The original Library was on the first floor of Old Quad (now staircase IV, room 4), at the western end of the north range. It was completed c.1520-1521, when the Bursar made payments for glazing, panelling and reading stands. Books were chained and could not be removed from the room, let alone the college. The Library was reserved for Fellows’ use until 1897. In 1556 a catalogue of books was prepared, which survives on a single sheet of parchment. Books which were kept in the Library included: John Foxe’s Book of Martyrs (Protestant history and martyrology), Henry Stephen’s Greek Lexicon, The Magdeburg Centuries (an ecclesiastical history), Works by Pliny (Roman author), Fagius (Renaissance scholar of biblical Hebrew) and Bellarmine (a Cardinal of the Catholic Church).
In 1648 Principal Samuel Radcliffe left money in his will to build the existing Chapel, Cloister and Library. Preparations for building the Library were started in November 1657, and the foundations were begun the following March. By the end of 1659 the Library was being glazed, and Bernard Rawlin received £14 12s for '504 foot of New square glass at 7d ye foot'. The books were put in place (chained) in 1664. The Library originally had open cloisters underneath to provide shelter from weather for those taking exercise. These Cloisters were used as the College's burial ground from 1669 to 1754 and there are fifty nine people buried there. In 1807 the Cloisters were turned into college rooms (probably by Sir John Soane). The Library and Cloisters abutt onto Old Quad and can be seen from Radcliffe Square.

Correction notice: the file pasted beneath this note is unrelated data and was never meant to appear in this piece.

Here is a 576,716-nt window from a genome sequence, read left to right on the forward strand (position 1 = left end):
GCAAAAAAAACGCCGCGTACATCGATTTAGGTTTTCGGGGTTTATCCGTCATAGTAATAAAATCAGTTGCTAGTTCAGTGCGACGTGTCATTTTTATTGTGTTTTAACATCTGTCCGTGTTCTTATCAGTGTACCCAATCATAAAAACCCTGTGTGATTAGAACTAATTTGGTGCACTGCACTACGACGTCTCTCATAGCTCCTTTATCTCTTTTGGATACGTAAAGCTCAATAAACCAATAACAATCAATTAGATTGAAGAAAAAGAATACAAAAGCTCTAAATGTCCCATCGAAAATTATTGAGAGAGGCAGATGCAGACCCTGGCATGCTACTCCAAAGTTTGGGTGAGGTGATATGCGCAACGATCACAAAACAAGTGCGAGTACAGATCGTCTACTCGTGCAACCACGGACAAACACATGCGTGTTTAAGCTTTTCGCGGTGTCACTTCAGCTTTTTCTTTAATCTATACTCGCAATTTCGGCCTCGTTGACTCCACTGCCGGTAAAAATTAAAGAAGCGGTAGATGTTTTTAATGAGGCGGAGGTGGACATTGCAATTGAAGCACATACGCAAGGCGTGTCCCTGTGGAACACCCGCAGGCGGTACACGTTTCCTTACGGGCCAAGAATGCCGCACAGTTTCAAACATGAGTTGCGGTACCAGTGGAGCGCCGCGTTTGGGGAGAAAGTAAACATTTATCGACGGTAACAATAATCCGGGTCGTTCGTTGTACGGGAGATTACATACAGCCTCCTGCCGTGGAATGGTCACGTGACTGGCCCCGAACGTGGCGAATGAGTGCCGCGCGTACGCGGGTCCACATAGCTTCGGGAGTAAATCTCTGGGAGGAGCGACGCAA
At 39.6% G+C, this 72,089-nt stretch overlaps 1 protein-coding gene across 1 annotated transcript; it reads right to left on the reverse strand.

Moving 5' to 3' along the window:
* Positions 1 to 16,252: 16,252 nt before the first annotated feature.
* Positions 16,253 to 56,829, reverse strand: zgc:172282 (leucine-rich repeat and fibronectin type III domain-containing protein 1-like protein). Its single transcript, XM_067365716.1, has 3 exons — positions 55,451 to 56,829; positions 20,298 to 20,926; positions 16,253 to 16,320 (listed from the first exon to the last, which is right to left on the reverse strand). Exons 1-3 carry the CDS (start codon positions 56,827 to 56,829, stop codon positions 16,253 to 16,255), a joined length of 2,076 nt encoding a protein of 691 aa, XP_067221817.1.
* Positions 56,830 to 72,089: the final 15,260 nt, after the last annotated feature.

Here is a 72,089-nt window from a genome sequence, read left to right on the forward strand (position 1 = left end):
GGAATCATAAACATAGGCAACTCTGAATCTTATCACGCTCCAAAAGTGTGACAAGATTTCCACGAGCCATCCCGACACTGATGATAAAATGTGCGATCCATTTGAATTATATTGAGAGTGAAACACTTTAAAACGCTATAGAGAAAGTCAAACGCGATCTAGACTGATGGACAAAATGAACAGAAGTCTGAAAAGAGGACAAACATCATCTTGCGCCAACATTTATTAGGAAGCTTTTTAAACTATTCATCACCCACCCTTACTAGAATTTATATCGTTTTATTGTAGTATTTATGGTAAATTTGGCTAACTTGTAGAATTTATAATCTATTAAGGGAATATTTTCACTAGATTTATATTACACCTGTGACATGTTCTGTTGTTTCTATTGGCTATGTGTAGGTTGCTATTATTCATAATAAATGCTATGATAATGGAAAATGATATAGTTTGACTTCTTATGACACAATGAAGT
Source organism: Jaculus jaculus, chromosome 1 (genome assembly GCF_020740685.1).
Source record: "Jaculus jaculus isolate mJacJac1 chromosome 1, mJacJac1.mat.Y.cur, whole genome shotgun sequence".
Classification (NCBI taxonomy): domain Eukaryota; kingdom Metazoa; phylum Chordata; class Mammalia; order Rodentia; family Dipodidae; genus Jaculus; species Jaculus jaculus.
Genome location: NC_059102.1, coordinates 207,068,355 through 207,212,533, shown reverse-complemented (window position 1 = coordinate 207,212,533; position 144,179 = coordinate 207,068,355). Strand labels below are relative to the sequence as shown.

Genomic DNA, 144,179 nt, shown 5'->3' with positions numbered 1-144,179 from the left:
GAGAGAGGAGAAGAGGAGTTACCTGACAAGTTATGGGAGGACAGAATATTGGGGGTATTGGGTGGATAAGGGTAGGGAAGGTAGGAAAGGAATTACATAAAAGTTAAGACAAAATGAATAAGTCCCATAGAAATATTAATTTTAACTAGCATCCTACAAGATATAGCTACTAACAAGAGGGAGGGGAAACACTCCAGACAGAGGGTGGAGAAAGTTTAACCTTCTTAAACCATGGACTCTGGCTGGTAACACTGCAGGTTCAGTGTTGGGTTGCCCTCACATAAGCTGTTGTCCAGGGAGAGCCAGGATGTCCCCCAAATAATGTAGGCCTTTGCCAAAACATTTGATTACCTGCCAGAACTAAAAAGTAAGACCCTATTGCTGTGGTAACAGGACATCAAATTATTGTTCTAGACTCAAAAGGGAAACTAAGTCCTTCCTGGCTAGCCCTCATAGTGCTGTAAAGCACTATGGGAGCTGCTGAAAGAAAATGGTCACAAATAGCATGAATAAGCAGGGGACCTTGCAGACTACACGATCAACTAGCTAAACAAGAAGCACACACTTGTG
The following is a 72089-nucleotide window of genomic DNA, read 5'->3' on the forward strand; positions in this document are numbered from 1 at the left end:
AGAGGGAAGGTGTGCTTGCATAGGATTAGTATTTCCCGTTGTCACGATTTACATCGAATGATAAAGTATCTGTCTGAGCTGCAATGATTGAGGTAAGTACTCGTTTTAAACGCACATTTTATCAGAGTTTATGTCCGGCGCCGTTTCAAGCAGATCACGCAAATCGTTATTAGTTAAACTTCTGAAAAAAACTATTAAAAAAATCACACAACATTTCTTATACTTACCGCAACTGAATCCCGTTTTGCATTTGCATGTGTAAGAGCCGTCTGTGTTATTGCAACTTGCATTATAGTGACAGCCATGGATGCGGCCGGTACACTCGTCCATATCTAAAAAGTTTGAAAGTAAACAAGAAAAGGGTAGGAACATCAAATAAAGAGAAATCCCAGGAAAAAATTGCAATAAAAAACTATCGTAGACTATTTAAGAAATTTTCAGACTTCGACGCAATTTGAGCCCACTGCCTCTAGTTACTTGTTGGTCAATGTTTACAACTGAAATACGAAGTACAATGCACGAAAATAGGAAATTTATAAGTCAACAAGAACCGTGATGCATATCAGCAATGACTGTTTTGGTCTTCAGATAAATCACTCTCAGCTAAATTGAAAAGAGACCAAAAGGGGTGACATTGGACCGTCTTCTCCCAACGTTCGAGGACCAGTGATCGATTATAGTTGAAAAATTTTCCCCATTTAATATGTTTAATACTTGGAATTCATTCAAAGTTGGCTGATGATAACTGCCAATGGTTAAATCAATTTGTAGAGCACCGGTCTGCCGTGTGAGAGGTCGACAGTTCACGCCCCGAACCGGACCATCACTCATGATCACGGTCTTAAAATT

In 1779 James Wyatt submitted refurbishment plans for the Library. The present ceiling was put up and the windows on the west side blocked to give more space for books. These remained blocked until 1955. The present bookcases at right angles to the wall were built in 1891, and heating and lighting were installed in 1897, in which year undergraduates were admitted to the Library for the first time.
In addition to the Main Library, Brasenose has two further libraries: the History Library and the Stallybrass Memorial Library. In 1950 a fire broke out between the Main Library and the Tower (which were undergraduate rooms). During the repairs the History Library was created on the top floor. The work revealed a fireplace with a wall painting above it (now hidden) and two Elizabethan chimneys. The Stallybrass Memorial Library, situated on New Quad and named after a former Principal, houses the College's law collections.